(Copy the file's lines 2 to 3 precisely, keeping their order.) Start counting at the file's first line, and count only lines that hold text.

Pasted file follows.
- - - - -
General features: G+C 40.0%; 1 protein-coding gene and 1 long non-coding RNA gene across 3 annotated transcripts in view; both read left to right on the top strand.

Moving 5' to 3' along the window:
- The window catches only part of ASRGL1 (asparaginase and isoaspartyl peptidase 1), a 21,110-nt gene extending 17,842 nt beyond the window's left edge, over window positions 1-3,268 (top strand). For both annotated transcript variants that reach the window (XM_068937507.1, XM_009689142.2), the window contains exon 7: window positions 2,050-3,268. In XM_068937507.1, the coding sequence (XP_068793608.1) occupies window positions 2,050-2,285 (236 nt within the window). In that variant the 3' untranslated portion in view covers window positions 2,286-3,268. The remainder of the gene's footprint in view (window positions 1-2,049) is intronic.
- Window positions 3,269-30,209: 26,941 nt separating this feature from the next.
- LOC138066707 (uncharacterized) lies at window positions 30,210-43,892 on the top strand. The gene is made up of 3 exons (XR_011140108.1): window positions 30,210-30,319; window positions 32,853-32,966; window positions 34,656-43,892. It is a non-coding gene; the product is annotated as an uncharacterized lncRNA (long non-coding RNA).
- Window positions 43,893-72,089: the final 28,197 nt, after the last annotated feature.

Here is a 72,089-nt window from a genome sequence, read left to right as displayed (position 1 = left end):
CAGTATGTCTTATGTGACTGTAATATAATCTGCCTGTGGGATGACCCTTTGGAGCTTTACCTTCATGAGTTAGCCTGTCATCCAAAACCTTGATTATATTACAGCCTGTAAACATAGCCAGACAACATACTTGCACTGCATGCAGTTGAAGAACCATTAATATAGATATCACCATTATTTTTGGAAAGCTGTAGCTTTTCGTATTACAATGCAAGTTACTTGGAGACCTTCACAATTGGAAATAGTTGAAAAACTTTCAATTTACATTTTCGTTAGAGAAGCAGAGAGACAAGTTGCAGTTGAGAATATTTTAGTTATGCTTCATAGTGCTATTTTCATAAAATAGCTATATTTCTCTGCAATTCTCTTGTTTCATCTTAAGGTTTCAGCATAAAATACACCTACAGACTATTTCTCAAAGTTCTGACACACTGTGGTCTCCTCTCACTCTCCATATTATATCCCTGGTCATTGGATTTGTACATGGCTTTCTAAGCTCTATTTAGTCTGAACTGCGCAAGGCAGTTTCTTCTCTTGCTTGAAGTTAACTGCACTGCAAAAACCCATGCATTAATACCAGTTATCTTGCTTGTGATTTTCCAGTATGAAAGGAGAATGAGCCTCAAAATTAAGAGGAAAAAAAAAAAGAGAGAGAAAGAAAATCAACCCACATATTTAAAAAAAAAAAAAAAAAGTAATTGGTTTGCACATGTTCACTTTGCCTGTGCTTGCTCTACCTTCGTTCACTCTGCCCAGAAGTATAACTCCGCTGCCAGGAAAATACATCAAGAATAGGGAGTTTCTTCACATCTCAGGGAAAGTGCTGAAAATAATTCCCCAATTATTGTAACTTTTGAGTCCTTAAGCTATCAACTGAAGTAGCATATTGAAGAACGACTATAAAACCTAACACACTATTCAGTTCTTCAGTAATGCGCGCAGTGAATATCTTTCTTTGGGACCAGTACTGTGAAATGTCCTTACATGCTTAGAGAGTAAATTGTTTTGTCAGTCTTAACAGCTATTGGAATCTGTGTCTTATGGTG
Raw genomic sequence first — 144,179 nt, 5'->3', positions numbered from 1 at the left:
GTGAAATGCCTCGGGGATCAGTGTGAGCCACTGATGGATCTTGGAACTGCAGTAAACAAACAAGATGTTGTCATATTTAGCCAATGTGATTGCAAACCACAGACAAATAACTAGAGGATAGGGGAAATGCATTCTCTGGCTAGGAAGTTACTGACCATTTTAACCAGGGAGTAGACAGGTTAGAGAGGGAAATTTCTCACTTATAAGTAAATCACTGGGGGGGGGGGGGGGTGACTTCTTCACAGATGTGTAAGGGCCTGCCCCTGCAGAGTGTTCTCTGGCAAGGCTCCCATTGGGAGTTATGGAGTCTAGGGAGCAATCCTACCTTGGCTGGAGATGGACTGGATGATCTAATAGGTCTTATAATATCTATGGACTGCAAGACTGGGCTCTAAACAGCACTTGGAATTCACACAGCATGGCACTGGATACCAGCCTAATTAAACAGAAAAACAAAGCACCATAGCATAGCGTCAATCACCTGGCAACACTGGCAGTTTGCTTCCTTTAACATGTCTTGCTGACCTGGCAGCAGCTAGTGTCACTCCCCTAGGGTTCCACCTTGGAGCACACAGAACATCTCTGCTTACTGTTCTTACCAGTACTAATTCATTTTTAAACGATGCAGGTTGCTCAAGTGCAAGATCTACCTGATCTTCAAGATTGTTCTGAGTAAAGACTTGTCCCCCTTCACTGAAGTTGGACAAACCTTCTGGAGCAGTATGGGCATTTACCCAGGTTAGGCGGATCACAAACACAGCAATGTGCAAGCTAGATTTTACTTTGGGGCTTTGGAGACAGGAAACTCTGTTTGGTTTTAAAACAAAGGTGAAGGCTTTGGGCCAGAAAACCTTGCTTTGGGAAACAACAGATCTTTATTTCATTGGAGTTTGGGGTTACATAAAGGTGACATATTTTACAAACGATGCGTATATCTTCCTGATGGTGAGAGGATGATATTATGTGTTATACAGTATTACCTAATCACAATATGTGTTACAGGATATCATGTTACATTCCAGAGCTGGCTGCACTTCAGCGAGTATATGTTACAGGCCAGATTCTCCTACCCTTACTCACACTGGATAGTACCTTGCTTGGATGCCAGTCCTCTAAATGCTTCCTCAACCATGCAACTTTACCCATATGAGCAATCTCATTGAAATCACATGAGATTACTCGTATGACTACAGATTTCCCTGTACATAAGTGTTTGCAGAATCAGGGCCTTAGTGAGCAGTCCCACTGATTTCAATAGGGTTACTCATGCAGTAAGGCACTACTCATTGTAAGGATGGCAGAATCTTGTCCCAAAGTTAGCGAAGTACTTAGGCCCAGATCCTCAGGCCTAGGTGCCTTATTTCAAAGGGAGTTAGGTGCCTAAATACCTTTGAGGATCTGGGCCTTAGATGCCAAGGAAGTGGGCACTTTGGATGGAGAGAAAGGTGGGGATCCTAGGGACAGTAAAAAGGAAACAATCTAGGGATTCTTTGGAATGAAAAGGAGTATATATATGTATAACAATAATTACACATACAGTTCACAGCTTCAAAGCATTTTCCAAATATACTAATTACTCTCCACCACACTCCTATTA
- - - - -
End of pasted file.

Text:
Moving 5' to 3' along the window:
- The window catches only part of ASRGL1 (asparaginase and isoaspartyl peptidase 1), a 21,110-nt gene extending 17,842 nt beyond the window's left edge, over window positions 1-3,268 (top strand). For both annotated transcript variants that reach the window (XM_068937507.1, XM_009689142.2), the window contains exon 7: window positions 2,050-3,268. In XM_068937507.1, the coding sequence (XP_068793608.1) occupies window positions 2,050-2,285 (236 nt within the window). In that variant the 3' untranslated portion in view covers window positions 2,286-3,268. The remainder of the gene's footprint in view (window positions 1-2,049) is intronic.